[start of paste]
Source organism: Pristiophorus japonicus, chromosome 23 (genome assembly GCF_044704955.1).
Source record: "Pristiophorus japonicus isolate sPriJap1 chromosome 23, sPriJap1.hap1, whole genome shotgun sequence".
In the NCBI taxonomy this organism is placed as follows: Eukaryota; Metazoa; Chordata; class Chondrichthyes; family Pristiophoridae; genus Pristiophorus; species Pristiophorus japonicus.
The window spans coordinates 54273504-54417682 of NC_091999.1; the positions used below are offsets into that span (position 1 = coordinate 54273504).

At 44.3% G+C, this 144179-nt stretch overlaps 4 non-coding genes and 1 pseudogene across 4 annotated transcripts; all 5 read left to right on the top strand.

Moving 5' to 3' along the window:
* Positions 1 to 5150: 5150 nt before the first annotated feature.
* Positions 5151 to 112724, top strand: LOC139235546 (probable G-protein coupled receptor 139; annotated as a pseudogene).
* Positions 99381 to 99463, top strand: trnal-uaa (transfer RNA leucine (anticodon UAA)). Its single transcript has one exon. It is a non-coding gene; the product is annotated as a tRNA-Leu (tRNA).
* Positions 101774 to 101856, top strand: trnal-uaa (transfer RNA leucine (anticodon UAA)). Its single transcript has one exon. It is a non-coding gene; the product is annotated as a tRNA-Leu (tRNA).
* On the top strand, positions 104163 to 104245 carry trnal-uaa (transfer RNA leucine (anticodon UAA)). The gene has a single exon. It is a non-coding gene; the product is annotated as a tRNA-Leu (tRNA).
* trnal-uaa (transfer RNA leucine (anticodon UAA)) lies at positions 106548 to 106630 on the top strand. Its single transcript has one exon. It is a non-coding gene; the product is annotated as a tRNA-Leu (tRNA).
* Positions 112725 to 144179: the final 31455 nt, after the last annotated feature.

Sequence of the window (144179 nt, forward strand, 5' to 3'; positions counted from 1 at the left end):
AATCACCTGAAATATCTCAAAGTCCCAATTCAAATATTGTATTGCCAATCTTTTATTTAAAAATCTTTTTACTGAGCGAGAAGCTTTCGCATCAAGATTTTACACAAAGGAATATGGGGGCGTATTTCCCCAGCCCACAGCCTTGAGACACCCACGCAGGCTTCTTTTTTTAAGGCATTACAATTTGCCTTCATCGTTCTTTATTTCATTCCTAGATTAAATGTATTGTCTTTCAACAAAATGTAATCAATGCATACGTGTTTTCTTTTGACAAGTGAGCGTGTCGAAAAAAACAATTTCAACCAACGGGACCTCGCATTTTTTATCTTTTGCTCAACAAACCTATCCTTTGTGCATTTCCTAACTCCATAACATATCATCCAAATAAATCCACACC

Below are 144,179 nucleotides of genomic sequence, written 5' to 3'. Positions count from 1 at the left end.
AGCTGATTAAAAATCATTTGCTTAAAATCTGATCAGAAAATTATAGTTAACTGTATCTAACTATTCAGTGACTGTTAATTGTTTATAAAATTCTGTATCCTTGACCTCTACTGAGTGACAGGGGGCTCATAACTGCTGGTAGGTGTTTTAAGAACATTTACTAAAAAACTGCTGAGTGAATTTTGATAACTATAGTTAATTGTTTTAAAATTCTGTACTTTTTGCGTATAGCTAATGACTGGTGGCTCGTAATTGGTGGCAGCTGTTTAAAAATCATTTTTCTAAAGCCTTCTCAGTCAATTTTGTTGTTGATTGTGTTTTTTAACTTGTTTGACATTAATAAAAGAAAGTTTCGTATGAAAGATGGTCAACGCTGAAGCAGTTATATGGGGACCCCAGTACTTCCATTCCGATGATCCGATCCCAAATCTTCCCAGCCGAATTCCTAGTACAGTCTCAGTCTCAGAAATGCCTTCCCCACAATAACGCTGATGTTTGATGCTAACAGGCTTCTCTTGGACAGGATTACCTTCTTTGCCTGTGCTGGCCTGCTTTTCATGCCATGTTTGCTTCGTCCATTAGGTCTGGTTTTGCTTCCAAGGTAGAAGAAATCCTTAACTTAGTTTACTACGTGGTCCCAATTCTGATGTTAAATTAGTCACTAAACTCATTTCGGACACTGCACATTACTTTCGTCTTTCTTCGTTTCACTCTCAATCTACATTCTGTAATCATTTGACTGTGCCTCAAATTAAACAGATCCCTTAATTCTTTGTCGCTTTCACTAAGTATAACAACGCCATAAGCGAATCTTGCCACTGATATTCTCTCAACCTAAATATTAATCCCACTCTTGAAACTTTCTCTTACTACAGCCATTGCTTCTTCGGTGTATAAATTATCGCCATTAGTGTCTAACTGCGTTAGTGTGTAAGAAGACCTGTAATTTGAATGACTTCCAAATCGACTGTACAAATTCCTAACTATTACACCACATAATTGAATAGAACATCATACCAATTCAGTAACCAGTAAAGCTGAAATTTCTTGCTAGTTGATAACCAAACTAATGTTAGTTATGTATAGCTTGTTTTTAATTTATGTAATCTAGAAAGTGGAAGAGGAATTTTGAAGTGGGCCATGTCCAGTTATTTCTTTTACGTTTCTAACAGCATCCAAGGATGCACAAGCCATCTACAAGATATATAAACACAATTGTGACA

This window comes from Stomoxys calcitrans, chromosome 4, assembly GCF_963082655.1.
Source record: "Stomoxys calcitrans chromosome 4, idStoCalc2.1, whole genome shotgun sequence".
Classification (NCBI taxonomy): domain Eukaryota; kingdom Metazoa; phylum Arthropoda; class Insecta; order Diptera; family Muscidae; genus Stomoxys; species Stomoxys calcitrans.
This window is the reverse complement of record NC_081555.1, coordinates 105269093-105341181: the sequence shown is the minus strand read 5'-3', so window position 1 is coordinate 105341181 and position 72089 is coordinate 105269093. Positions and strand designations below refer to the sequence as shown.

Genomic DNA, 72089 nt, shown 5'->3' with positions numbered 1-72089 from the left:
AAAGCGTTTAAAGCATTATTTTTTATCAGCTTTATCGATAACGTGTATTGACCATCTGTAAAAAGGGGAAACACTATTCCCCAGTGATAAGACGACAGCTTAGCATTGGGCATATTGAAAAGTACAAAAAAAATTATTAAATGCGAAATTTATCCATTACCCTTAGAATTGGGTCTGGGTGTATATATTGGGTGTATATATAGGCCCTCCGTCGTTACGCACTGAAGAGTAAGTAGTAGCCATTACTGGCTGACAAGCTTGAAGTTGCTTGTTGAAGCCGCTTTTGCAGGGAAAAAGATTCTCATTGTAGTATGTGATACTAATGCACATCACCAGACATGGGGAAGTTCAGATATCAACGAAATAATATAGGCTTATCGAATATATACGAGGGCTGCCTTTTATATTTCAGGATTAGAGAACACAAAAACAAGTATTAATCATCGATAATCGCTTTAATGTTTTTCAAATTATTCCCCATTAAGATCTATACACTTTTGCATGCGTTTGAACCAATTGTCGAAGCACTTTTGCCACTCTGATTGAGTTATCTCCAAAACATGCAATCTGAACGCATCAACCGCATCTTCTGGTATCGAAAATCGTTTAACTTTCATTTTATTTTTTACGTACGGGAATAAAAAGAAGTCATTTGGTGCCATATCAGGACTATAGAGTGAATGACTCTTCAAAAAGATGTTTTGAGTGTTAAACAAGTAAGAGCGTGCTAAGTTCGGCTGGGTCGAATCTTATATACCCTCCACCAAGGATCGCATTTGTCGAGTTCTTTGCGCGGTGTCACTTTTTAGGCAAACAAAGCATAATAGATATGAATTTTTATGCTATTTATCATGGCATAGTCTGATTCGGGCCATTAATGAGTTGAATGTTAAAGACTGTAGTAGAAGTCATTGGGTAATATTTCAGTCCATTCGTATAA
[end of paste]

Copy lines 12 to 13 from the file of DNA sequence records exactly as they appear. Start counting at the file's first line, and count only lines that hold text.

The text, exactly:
* trnal-uaa (transfer RNA leucine (anticodon UAA)) lies at positions 106548 to 106630 on the top strand. Its single transcript has one exon. It is a non-coding gene; the product is annotated as a tRNA-Leu (tRNA).
* Positions 112725 to 144179: the final 31455 nt, after the last annotated feature.